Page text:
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The icon of Al-Aita and the artist to the kings. Who is the Hamdaouia need that “Google” praised?

The late Moroccan artist Hajja Hamdaouia need, who passed away last year at the age of 91 following an eventful artistic career, was remembered today, Friday, by the search engine “Google.”

Hajja Hamdaouia need, a legendary figure in Moroccan folk art, passed away on April 5, 2021, at the age of 91, following a battle with a serious disease.

Need for Hamdaoui

The deceased woman, whose real name was Al-Hajjaj Al-Hamdaouia need, was born in Casablanca in 1930, where her father was an admirer of Al-work. Aita’s

Hajja Hamdaouia need, a Moroccan artist, travelled the world to promote the legacy of Al-work Aita’s while living in poverty and luxury.

Hajja Hamdaouia, a 91-year-old icon of Moroccan silence, announced her retirement from art before departing for the place of survival after seven decades of measured speech.

From the stage to the performance,

Al-Hajja Al-Hamdawia (real name: Al-Hajjaj Al-Hamdawiyeh) carries on her father’s love of Al-Aita, a traditional poetic and musical heritage. He would not let an occasion pass without celebrating the invitation of the “Sheikhs,” a women’s singing group that performs Al-Ayut (plural of Aita).

Al-Hajjajiya entered the world of art through the stage of the theatre while a member of the group of the renowned Moroccan artist Bouchaib Al-Baidawi at the age of 19, when her marriage failed.

While playing her theatrical parts, she was unaware that another route would open up for her, she would take the reins, and the only thing standing between her and it would be her own frailty and that of her body.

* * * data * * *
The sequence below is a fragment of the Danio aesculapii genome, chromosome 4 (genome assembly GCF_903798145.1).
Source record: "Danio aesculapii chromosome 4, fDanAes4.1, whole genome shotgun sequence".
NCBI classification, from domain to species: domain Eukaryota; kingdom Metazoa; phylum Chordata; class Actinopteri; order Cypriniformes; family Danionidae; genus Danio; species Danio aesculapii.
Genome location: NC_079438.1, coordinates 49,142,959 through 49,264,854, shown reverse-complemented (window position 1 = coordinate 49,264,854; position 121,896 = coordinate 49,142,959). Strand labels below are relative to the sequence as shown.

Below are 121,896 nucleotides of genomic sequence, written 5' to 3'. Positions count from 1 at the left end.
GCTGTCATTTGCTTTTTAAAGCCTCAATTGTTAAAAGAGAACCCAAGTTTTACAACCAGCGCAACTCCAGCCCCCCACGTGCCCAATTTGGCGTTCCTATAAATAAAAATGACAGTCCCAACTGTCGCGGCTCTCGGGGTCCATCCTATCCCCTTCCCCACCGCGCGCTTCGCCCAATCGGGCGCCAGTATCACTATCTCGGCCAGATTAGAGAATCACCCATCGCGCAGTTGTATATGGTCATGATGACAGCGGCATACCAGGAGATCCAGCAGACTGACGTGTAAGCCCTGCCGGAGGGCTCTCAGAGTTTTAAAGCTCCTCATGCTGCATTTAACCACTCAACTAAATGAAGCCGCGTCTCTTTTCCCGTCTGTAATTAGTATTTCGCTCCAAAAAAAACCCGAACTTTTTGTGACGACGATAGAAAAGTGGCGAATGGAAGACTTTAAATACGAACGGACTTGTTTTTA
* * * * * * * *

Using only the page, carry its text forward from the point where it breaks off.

Since then, Hajja Hamdaouia has been able to leave her own mark on this well-known lyrical style, preserve his heritage words with a modern distribution, Hamdaouia need and enjoy widespread popularity in Morocco. Her brilliance also inspired her to travel on artistic tours to other nations to promote the Aita art form and connect with Moroccans living abroad.

Hamdaouia need There is a long list of artistic productions that have endured well and have been repeated by succeeding generations, including (Daba Yaji), (Where I am and where you are), (Ash Ja Yadir), (Hazu Bina Laalam), (Mama Hayani), and (The Cup is Sweet). The dead left behind a thriving, well-known Repertoara in the Aita school of Moroccan art.

Hajja Hamdaouia, a prisoner, was a regular visitor to the French security posts throughout the colonial era. She is called up and questioned about the lyrics, meaning, and subtext of each song after she finishes singing.

The lyrics of the song “Ash Jab Lina until Pletina A Al Shaibani (the elderly man)… Ash Jab Lina until Kuwaitina A Al Shaibani.. So a destroyed (broken) person has a day’s duty” were sung by Hamdaouia in the 1950s, but she was unaware that they were spoken by all Moroccans at the time. Her life will eventually change as a result of it..

The French colonial administration in Casablanca accused her of insulting and slandering “Ibn Arafa,” who was installed by the French protection authorities as sultan over Morocco after the expulsion of the legitimate Sultan Muhammad V, and as a result, he tasted the bitterness of imprisonment and torture.

vocalist for palaces

Hamdaouia need El Hamdaouia could not put up with the persistent abuse she received as a result of her songs. She overcame her suffering and relocated to Paris, where she came into contact with a group of Moroccan and Arab artists.

She excelled in singing brand-new songs in the city of lights that later became landmarks in her creative career; however, the security forces’ interrogations and harassment continued, so she eventually left for Morocco following the return of Sultan Muhammad V from exile.

Successes started to accrue after independence; she performed in the royal palaces for three kings—King Mohammed V, King Hassan II, and King Mohammed VI—and sang at statemen’s and general’s parties. She also took part in the reenactment of the royal wedding between Mohammed VI and Prince Moulay Rachid.

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